Trolls, madmen and dancing girls – an everyday tale of ordinary PR folk
Saturday, June 20th, 2009
Hopefully I’ve got your attention.
Having seen the turnout at last week’s Gorkana breakfast briefing, featuring Atholl Duncan from the BBC, it is obvious there are plenty of eager, bright and shiny people in the sector keen to expand their horizons – and their careers.
So here is a shameless plug for a right tasty CIPR event – the kind you’ll want to attend to help you up that slippery pole.
It’s happening on Tuesday (jun 23), so you’ll need to act sharpish by knocking on the boss’ door, and letting them know you’ve found a, *cough*, cost-effective way to enhance your value to the business and to your clients, all part of your ongoing commitment to career development and personal improvement.
The good news is that what you are really signing up to is the chance to slosh down some wine and nibbles while picking the brains of Roberta Doyle, Director of External Affairs and Emma Schad, Press Manager, from the National Theatre of Scotland (NTS).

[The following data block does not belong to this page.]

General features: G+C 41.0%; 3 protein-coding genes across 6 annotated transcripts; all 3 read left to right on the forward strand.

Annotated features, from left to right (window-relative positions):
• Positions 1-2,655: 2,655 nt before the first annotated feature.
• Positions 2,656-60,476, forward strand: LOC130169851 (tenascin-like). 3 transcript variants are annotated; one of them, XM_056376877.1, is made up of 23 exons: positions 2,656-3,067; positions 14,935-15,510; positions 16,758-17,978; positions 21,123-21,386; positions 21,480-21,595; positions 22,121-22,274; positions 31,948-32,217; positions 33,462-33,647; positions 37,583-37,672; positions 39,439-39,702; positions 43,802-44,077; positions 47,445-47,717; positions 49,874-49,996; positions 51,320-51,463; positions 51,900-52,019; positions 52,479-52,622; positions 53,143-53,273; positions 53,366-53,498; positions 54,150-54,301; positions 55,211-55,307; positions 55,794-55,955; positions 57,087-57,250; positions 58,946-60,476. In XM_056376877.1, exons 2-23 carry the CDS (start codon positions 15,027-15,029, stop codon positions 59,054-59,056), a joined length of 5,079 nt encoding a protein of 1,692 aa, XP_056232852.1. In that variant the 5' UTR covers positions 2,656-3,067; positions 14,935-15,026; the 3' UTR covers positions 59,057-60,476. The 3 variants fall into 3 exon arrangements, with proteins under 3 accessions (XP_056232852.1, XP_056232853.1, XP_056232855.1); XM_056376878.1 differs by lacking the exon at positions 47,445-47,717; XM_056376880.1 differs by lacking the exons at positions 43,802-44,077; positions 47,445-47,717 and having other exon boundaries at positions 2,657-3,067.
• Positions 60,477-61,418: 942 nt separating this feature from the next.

They’ll be giving the inside grift on the hugely successful PR and media campaign for the recent Black Watch production – so there’s your guilty conscience salved already. Turns out you won’t actually be fibbing to the gaffer with your claims of “personal and professional development”.
Better yet, part of the deal is that the NTS are also throwing in tickets for the opening night of Peer Gynt. Peer who? Aye, that’s exactly what I said. Still, it’s by Ibsen, and even a philistine like me has heard of him.
The blurb says: “Peer Gynt is a dreamer, a liar and a serial womaniser. Cast out from his home town, Peer embarks on a thrilling and astonishing adventure in search of fame and fortune…”
So there you have it – an easily recognisable, thoroughly modern tale of lying, sh*gging and the quest for celebrity. So, just like opening a copy of your favourite tabloid or sitting down to watch the latest instalment of Big Brother.
Except guilt free, because it’s theatre, dahling, so must be terribly, terribly high brow.
Emma Diamond of Smarts in Glasgow summed it up much better than I could when she pointed out: “The NTS flyer says that it’s ‘An exhilarating tale of a life lived on the edge… a mix of trolls, madmen, dancing girls and live music’ Just a typical day at the office for most PR people, then.”
Since it only costs £35 per skull, this is one not to be missed and you can book by contacting the very helpful Kate Trussler at Platform PR – email@example.com.